The effect of consolidation on education quality is controversial. Consolidation advocates argue that because a combined student body means more students, more “low-incidence” courses (those in which only a few participate) can be offered (e.g., advanced chemistry and foreign languages); likewise, such special programs as specialized career-development programs become feasible. (Most of this opportunity is be at the secondary level, where the need for course specialization is the greatest, rather than at the elementary level, where the curriculum revolves around the “basics.”) Proponents also maintain that consolidation enables athletic and extracurricular programs to be expanded, because a broader student base allows for more varied athletic and other programs. 6
On the flip side, there is a growing “small school movement” based on the belief that the smaller the school, the better the education. Many education reformers believe size is a big contributor to the troubles of the nation’s public schools, and they advocate small schools even in urban areas (which commonly have very large schools), calling for “schools within schools” to overcome the perceived downfalls of bigness. They believe that compared to large schools, small ones give students more individual attention, are more responsive to student needs, and generate fewer dropouts.7 Small-school champions also contend that because there is less competition, more students have the opportunity to participate in athletics and other extracurricular activities.
Few dispute that larger schools can have broader curricula, but they argue that this is outweighed by small schools’ numerous other advantages.
Small-school proponents naturally are at odds with school district consolidation, because consolidation often leads to larger schools. They refer to research findings that school size either has little effect on achievement or that larger schools are associated with lower achievement.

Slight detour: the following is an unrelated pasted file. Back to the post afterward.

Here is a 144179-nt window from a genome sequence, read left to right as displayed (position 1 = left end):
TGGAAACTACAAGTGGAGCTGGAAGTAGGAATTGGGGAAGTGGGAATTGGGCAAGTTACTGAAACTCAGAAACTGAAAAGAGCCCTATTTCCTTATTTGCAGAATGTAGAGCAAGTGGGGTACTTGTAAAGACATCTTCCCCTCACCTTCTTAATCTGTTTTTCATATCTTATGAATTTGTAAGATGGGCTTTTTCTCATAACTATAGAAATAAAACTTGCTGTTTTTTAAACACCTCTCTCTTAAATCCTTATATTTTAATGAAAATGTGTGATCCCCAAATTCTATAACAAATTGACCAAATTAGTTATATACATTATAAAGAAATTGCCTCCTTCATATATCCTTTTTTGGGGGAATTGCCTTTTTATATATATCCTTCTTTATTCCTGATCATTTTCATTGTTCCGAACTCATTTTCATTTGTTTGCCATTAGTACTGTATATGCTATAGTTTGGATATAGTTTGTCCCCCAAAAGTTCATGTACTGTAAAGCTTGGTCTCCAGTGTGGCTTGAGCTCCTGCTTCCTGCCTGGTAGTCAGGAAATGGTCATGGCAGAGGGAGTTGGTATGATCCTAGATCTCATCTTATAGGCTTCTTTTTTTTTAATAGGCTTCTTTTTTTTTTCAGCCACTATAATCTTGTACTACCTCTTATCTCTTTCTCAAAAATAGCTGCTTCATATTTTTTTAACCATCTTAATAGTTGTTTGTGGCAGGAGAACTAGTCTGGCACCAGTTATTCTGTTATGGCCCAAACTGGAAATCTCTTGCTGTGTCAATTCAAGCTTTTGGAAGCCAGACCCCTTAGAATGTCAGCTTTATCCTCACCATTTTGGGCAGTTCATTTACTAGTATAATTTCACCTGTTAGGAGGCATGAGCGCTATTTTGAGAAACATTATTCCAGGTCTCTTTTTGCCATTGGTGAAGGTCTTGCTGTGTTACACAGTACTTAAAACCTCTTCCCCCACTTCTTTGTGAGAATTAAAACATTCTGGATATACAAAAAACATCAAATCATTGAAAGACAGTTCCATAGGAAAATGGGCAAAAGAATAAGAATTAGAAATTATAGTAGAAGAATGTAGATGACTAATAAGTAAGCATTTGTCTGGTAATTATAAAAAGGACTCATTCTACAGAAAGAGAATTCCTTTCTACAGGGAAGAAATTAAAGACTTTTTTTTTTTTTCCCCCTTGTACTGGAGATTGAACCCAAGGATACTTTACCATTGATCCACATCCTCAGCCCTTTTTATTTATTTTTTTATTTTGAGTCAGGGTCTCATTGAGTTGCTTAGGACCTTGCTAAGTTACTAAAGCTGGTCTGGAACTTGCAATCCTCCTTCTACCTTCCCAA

However, evidence that “downsizing” schools is effective is not yet conclusive. One recent study by the University of Michigan finds that high school students learn best in a student body of about 600–900,8 which in Michigan is a mid-size school (see Exhibit 3). Another study finds that a high school must have at least 400 students to provide an “adequate” curriculum.9 These results suggest that neither very small nor very large high schools is optimal, and that students learn best in medium-size schools.
In addition to the school size issue, consolidation has other hard-to-measure but very important effects. Although a new district’s teaching staff likely will comprise the combined staffs of the separate districts, teachers must build new relationships among themselves and with a new administration; the new relationships could be better, worse, or the same as the old ones. The same can be said for teacher-student relationships, which also are unpredictable. Similarly, there is no objective means by which to predict changes in parent involvement and school atmosphere.
In many communities, especially smaller ones, school identity and community identity are strongly linked. Schools are often a source of pride for a locale, and this may be lost when schools are “shared” among two or more communities. If middle and high schools merge, changes must be made in such identifying symbols as school nicknames, sports team mascots, and school colors. Athletic and other rivalries, sometimes with generations of tradition, are lost. Physically, the location of the high school, often near the center of the community (and thus a locus for activity), also changes for at least one of the merging districts.
This loss of identity is troublesome to many residents of locales considering consolidation. PSC and other researchers find that many strongly object to losing long-standing rivalries with their neighboring district. Although others believe that sports teams and other identity issues should be secondary to what happens in the classroom, school officials must be prepared to address these issues as valid concerns.
Insofar as public education is concerned, Michigan has one of the strongest “local control” cultures in the nation, and tinkering with it generally is poorly received. Local control obviously is an issue in consolidation, because a new school board is elected at large from within the consolidated district. While the size of the board doesn’t change, its members are elected from a wider area, leading to concern about diminished local control. People fear that in a bigger district they will have a smaller voice, or that the needs of their particular area or neighborhood may not get the attention they do now.